Electronic Theses and Dissertations



Document Type


Degree Name

Doctor of Education


Instruction & Curriculum Leadership

Committee Chair

Celia Rousseau Anderson

Committee Member

Jaime Sabel

Committee Member

Angiline Powell

Committee Member

Olayinka Mohorn-Mintah


Calls for increased involvement in science outreach have come from scientists (Alberts, 2018; Friedman, 2008), from professional organizations (Jayaratne et al., 2003; Lee, 2018; Toolin, 2004) and from funding agencies (Broadening Participation, 2008; Catsambis, 1995) to increase students’ interest in science, technology, engineering, and mathematics (STEM) and STEM careers. One model of science outreach is the scientist in the classroom model, where a STEM professional visits a school classroom either in-person (Peker et al., 2012; Pratt and Yezierski, 2018) or virtually (Barry et al., 2022; McCombs et al., 2007). The St. Jude Virtual Journal Club is a scientist in the classroom program where participating classes receive three virtual visits from three different scientists. Scientist participants are trained in effective science communication prior to their virtual visits. To better support teachers in the program, the current project asked teachers to design their own research into the St. Jude Virtual Journal Club program through participatory action research (PAR). PAR was chosen to ensure that teachers had an active voice throughout the research process. The four participating teacher co-researchers chose to evaluate two research questions: 1) Does participation in the St. Jude Virtual Journal Club increase students’ interest in STEM or STEM careers?, and 2) Are students able to understand the content and to think through applications of the St. Jude Virtual Journal Club talks? Through student surveys and reflections, we found that, while our population of students held less stereotypical views of scientists prior to the outreach program, student reflections focused more on the actions and motivations of scientists after the program. We also found that our students were able to understand most of the content of the talks and were able to make some connections between the talks and the subject content but not to the same extent for all the speakers and classes. This study offers a novel approach to integrate teachers into science outreach research using PAR methodology. Use of PAR methodology is a powerful way to give teachers voice and to ensure relevancy of science outreach to their classrooms.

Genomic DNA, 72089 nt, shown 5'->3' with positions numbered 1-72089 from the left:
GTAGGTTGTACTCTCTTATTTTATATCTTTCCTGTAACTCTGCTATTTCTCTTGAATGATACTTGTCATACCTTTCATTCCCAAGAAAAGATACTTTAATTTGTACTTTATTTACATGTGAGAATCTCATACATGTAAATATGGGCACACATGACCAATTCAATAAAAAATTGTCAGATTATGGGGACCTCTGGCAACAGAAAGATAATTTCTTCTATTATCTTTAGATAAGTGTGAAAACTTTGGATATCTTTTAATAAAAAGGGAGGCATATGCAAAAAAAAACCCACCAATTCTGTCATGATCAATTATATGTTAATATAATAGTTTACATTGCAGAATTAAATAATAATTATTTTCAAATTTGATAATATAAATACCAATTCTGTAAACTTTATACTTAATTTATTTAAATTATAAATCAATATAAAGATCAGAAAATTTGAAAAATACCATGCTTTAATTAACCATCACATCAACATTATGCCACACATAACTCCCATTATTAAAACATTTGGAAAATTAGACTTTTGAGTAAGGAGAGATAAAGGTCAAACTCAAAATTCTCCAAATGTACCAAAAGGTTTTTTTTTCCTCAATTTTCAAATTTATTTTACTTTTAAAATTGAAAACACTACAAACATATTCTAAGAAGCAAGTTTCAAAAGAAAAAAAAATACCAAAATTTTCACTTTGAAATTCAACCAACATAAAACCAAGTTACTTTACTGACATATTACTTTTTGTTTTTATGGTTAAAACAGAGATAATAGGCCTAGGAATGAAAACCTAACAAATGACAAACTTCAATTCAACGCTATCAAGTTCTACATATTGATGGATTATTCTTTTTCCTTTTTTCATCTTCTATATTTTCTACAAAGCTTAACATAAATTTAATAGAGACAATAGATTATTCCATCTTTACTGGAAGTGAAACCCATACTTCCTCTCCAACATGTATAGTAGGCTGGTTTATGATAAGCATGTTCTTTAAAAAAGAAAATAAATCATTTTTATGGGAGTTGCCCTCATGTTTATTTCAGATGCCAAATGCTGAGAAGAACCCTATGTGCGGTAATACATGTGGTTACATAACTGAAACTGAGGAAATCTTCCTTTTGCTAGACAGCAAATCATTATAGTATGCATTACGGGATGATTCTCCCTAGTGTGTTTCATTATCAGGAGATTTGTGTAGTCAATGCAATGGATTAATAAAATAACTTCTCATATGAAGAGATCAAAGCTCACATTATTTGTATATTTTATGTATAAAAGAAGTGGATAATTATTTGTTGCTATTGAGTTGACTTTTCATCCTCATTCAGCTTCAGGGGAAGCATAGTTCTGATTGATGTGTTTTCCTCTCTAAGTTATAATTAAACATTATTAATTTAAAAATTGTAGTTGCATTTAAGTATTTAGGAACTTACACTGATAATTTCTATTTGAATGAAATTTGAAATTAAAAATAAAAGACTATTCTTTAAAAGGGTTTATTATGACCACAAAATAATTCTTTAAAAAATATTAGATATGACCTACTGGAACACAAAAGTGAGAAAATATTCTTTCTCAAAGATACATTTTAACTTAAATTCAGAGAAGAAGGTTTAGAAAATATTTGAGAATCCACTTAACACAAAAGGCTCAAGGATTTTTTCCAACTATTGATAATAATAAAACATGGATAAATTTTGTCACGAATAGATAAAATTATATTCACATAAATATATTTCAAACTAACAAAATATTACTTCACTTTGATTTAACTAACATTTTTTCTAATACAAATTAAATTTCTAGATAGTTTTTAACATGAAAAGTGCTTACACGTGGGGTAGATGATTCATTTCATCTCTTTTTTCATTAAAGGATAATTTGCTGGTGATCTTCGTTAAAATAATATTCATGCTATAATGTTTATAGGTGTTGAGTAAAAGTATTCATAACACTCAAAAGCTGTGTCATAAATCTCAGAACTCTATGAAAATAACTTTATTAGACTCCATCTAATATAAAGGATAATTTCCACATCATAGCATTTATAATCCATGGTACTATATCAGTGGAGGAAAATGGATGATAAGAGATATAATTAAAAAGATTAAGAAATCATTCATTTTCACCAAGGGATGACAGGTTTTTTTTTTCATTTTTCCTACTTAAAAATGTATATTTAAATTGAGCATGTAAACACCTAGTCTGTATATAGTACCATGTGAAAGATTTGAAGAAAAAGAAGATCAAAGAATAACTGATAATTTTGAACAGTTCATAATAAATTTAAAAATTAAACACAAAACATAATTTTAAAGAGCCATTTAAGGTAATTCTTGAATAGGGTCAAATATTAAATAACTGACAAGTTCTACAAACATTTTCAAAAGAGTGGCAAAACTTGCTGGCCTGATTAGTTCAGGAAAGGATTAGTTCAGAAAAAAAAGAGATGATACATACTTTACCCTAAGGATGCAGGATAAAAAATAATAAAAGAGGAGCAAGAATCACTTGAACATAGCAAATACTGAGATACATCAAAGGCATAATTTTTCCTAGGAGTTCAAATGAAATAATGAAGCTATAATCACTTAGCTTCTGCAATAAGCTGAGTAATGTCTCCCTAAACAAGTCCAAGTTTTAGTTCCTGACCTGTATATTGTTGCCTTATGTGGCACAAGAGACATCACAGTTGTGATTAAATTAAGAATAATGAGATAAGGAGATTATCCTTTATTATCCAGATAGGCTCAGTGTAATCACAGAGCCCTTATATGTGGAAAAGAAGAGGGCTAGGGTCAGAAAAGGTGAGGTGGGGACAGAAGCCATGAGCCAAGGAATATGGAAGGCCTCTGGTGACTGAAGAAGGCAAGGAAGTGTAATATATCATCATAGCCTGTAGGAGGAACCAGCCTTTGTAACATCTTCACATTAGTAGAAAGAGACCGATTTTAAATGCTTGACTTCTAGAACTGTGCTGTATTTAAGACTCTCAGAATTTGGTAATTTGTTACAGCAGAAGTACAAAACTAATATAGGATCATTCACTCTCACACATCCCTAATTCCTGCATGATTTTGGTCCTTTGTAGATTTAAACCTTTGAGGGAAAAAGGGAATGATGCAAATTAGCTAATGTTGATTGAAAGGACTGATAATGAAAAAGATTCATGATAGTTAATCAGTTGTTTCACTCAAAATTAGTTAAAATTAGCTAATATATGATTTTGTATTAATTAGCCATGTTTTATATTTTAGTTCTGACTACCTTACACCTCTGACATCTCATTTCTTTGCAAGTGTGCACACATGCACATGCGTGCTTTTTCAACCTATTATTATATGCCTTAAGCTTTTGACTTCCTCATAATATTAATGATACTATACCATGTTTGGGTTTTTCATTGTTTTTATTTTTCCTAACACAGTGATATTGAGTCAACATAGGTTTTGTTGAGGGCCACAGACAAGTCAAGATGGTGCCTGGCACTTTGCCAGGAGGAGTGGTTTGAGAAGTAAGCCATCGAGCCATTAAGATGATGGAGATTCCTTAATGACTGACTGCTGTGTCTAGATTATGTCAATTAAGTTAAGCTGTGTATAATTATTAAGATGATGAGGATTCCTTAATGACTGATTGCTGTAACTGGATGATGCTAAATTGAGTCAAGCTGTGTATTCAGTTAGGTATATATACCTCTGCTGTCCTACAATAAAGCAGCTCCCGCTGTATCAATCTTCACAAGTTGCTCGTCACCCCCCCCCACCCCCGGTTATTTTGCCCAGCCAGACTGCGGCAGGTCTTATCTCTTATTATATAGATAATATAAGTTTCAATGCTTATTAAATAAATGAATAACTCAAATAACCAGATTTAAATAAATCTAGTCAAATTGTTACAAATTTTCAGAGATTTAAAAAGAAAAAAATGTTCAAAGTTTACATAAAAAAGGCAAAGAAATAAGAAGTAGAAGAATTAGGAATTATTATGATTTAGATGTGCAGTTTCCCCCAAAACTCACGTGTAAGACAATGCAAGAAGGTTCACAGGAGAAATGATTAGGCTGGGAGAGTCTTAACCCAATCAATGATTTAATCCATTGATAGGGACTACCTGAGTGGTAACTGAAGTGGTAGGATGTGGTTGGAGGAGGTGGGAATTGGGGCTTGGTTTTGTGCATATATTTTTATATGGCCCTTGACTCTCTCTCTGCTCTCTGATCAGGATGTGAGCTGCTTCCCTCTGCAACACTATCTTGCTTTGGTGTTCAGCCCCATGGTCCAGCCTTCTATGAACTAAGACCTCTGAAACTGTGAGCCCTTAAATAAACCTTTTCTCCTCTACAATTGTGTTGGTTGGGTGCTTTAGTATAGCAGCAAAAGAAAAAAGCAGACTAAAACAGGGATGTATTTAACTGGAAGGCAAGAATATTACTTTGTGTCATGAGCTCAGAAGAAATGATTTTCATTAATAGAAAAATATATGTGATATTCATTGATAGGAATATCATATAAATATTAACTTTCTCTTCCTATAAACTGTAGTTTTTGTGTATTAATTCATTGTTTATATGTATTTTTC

Data is provided by the student.

Library Comment

Dissertation or thesis originally submitted to ProQuest.


Open Access